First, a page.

Squalid Chinese Blogging Factories Draw Human Rights Scrutiny

XIANGGANG, China.  Emily Costbinder doesn’t look like a crusader with her Patagonia fleece pullover, khakis and sensible shoes, but the slight Bryn Mawr student is taking a grave personal risk as she pulls out her cellphone once inside the Xianggang Xingxing Special Products factory here.  “I have to speak truth to power,” says the young woman of the independent study project she designed herself.  “The world has no idea where the flood of blogs and posts on the internet is coming from, but they will if I have anything to say about it.”

“Joe Biden say he fight boy who kicked sister off bike!”

She waits until a tour guide’s attention is diverted by a question from a harried-looking foreman, then surreptitiously snaps a picture of workers–mainly recent arrivals from the Chinese countryside–who slave away up to twelve hours a day in an unventilated building with only a half-hour mid-day meal break allowed.  “If they need to go to the bathroom,” she says, her face a picture of anguished concern, “they must stay after hours to meet their quota of Kardashian posts.”

“Bigfoot . . . UFO . . . getting sleepy.”

Xingxing in Xianggang has emerged as the “Blogtown” of China, playing the role that Pittsburgh filled as “Steeltown” during the Industrial Revolution in America.  “X is the least-used letter in English,” says Dao Fang, the Minister of Social Media Industries of the People’s Republic.  “Our people can subsist on them much as American trophy wives get by on celery stalks and Triscuits, the 100% whole grain wheat cracker now available in ten different flavors including fire-roasted tomato and olive oil.”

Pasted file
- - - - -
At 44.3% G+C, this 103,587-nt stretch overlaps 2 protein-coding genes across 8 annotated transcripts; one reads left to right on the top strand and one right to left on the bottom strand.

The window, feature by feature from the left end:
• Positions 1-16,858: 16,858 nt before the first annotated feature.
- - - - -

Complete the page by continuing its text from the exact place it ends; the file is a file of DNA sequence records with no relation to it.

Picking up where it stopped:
“Write how chance encounter with Robin Williams changed your life.”

A large volume of blogging production shifts overseas during American mid-term elections, when domestic bloggers fall behind in the manufacture and delivery of umbrage and outrage.  “Every time your President Obama say he not on ballot, I must add second shift,” says Liu Ne De Ye, production supervisor at Xingxing.  “Every time Rand Paul say he privatize, we add graveyard shift.”

“Who is Johnny Manziel anyway?”

American bloggers who outsource work to the Far East say a Chinese “dan ci gong yio” or “word janitor” will write blog posts U.S. typists turn up their noses at, and for far less.  “Kids these days want to go into dicey professions like medicine and accounting,” says Mike Aramak, who writes the “Smash Mouth Football” blog but sometimes falls behind in production.  “Nobody wants their kid to grow up to be a blogger.”

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